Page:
John’s Jewish Greek

“The one who believes in the Son has eternal life; but the one who does not obey the Son will not see life, but the wrath of God remains on him.”  John 3:36  NASB

Believes in – You want eternal life, right?  You want to avoid Hell, enjoy Heaven, live in eternal bliss, and put all your troubles behind you.  Then, according to John, you must “believe in” the Son (with a Trinitarian capital “S”).  But what does that mean?  In order to understand what John writes, we have to know the language, the culture, and the doctrinal influences.

The Greek for this phrase is pisteuon eis.  John never uses the word “belief.”  He only uses the verb.  For John, believing is an active, dynamic, continuous experience.  It is not assent to a set of fixed propositions.  Believing is what we do, not just what we think.  The problem is that John often couples this verb with the preposition, eis.  Unfortunately, when the preposition is translated as “in,” it suggests that believing is about agreement with the facts.  For us, it’s like saying, “I believe in the Constitution.”  That means I agree with the facts, the ideas, of the Constitution.  It might imply that I live by those facts, but not necessarily.  We have the same sort of problem here.  Because the Church is generally an extension of the Greco-Roman worldview, cognitive agreement is the priority.  To believe is to agree with certain doctrines, and in this case, the capital letter in “Son” implies that eternal life is the result of agreeing that Jesus is divine’ i.e., that Jesus is God.  This has been the approach of the Church since the 5th Century.  That’s why we have statements of faith rather than lives of faithfulness.  That’s why the Church could dismiss the Mosaic code and substitute catechism, sacrament, and ritual.  That’s why we are told the “sinner’s prayer” is an admission ticket to Heaven.  Even if the idea of the Trinity didn’t divide Judaism and Christianity, Christianity’s perspective on the “law” would still produce a chasm.  In Christianity, living is not as important as assenting.  In Judaism, the opposite is true.

What, then, was John really writing?  John’s Greek is influenced by Hebrew/Jewish concepts.  As you will immediately notice, John continues the thought of “believing eis” with the requirement of obedience.  Eternal life is not the result of simply believing.  It is pisteuon eis as defined by its negation, apeithéō.  “This word means ‘to be disobedient’ and is a significant term in the LXX for disobedience to God.”[1]  John’s full concept is this:  eternal life is found in modeling the Messiah’s commitment of obedience to God.  In other words, if we are obeying the Messiah, then we are embracing and living according to his instructions.  And what were those instructions?  “For truly I tell you, until heaven and earth disappear, not the smallest letter, not the least stroke of a pen, will by any means disappear from the Law until everything is accomplished” (Matthew 5:18).  Yeshua was in line with the prophets.  If you want to experience life with God, follow Torah.

Now we can correctly interpret the preposition eis.  “In the NT eis expresses the living connection between divine and cosmic realities.”[2]

eis denotes a friendly relationship a. between believers (Rom. 12:10; 16:6; 1 Cor. 16:3), b. between God and us (Rom. 5:8) or God and believers (2 Cor. 1:11; 1 Pet. 1:10), and c. between us and God: we were created for God (1 Cor. 8:6), and we are to repent toward God (Acts 20:21) and to believe in (eis) God or Christ, into whom, or whose name, we are baptized. (It should be noted that believing in Christ is rare in the Synoptic Gospels, Acts, and Paul, but common in John’s Gospel, where it is found over 30 times between 2:11 and 17:20.).[3]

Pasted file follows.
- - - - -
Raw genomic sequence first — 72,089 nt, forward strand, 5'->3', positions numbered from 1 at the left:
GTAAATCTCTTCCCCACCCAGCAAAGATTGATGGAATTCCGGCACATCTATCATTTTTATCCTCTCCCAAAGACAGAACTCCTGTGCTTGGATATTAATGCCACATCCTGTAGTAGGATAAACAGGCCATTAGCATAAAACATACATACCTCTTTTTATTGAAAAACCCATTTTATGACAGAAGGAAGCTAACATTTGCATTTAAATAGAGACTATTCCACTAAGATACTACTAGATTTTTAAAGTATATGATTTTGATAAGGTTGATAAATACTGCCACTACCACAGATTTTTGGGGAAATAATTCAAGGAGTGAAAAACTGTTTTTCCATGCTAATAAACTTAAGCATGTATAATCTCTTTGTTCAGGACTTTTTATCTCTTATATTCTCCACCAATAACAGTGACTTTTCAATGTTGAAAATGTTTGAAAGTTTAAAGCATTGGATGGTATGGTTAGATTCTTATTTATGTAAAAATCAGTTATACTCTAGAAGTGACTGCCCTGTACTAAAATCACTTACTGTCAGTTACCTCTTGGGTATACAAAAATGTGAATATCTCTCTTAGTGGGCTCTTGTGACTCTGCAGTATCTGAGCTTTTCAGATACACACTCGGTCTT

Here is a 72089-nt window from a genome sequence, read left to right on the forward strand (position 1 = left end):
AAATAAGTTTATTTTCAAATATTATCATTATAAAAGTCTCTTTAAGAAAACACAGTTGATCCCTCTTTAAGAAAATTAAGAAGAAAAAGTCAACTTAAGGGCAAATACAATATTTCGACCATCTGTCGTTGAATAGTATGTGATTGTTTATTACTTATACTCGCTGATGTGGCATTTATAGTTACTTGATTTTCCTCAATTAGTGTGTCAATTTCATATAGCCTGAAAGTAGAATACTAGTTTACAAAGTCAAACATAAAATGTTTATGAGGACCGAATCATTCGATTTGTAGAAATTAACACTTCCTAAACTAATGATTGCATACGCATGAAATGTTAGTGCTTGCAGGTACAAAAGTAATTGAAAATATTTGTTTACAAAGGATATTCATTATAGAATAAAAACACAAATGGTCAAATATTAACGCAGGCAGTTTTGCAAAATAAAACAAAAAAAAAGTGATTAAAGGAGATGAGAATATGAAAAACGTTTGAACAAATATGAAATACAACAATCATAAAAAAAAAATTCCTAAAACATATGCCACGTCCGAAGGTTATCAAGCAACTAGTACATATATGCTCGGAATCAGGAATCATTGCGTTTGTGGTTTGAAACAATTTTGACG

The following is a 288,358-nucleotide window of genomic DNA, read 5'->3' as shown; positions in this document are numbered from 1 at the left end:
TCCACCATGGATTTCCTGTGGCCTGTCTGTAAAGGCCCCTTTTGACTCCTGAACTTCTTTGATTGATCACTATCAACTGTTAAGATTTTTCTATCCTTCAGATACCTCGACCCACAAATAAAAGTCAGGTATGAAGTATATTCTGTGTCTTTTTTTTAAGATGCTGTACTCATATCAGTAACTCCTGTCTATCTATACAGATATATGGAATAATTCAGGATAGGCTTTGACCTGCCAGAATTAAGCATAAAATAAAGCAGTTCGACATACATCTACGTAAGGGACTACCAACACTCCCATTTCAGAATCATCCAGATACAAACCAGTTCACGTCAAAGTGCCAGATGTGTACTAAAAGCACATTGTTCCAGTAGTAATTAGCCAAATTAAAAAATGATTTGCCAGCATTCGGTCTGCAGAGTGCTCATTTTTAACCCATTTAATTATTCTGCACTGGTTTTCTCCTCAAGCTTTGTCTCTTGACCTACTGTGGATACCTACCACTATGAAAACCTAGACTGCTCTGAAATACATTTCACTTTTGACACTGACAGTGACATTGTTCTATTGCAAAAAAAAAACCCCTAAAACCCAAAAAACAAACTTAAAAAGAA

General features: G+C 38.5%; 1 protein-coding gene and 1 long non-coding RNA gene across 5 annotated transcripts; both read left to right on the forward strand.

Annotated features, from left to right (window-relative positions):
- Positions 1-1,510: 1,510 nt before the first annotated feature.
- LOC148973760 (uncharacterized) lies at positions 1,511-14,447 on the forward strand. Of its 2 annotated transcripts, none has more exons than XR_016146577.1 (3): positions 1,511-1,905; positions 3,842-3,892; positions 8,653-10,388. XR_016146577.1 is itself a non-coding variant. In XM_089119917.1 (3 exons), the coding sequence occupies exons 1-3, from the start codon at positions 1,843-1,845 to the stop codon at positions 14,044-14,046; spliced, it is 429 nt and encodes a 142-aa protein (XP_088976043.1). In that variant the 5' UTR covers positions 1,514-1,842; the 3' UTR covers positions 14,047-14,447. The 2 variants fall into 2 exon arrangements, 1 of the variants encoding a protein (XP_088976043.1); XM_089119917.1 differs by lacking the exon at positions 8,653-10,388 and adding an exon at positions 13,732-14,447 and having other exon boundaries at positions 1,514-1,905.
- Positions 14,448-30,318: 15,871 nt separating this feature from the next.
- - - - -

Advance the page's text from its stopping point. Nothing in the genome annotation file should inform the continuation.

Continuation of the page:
eis is a relational word.  It’s not about my cognitive state of mind or my agreement with some doctrine.  It’s about coming into a way of living.  John uses it to describe inclusion in community, involvement in a dynamic communion between God and us, facilitated through the Messiah.  eis is spatial.  It’s where you reside, in the Kingdom or not in the Kingdom.  And those who reside in the Kingdom obey the King, who, by the way, obeys his God, YHVH.

Topical Index:  pisteuon eis, believe in, John 3:36

[1] Kittel, G., Friedrich, G., & Bromiley, G. W. (1985). Theological Dictionary of the New Testament (p. 819). Grand Rapids, MI: W.B. Eerdmans.

[2] Kittel, G., Friedrich, G., & Bromiley, G. W. (1985). Theological Dictionary of the New Testament (p. 211). Grand Rapids, MI: W.B. Eerdmans.

[3] Kittel, G., Friedrich, G., & Bromiley, G. W. (1985). Theological Dictionary of the New Testament (p. 213). Grand Rapids, MI: W.B. Eerdmans.

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Richard Bridgan

“Yeshua was in line with the prophets. If you want to experience life with God, follow Torah.”

Indeed! And Torah leads to “God’s righteousness by faith,” the “goal of the law,” which is Christ. 

The new eschatological era conditioned by the “new covenant” in Christ’s blood brings both continuity and discontinuity with respect to the Mosaic covenantas prophesied by Moses himself (cf. Deuteronomy 30)and the prophets Isaiah, Ezekiel, and Jeremiah. 

Aspects of that law, such as the sanctity of God’s people, continue and are brought to bear on even on the most internal, “hidden” conditions of human condition and experience (eg. “thou shall not covet”).

But the bottom line is that the new order makes a “place” for YHVH’s presence, now embodied in living “temples,” in human believers, (even as in Christ Jesus was manifest the reality of YHVH’s embodied presence, YHVH’s divine fulness in human form). 

For all those who believe, “believing is an active, dynamic, continuous experience. It is not assent to a set of fixed propositions. Believing is what we do, not just what we think.” Amen and emet!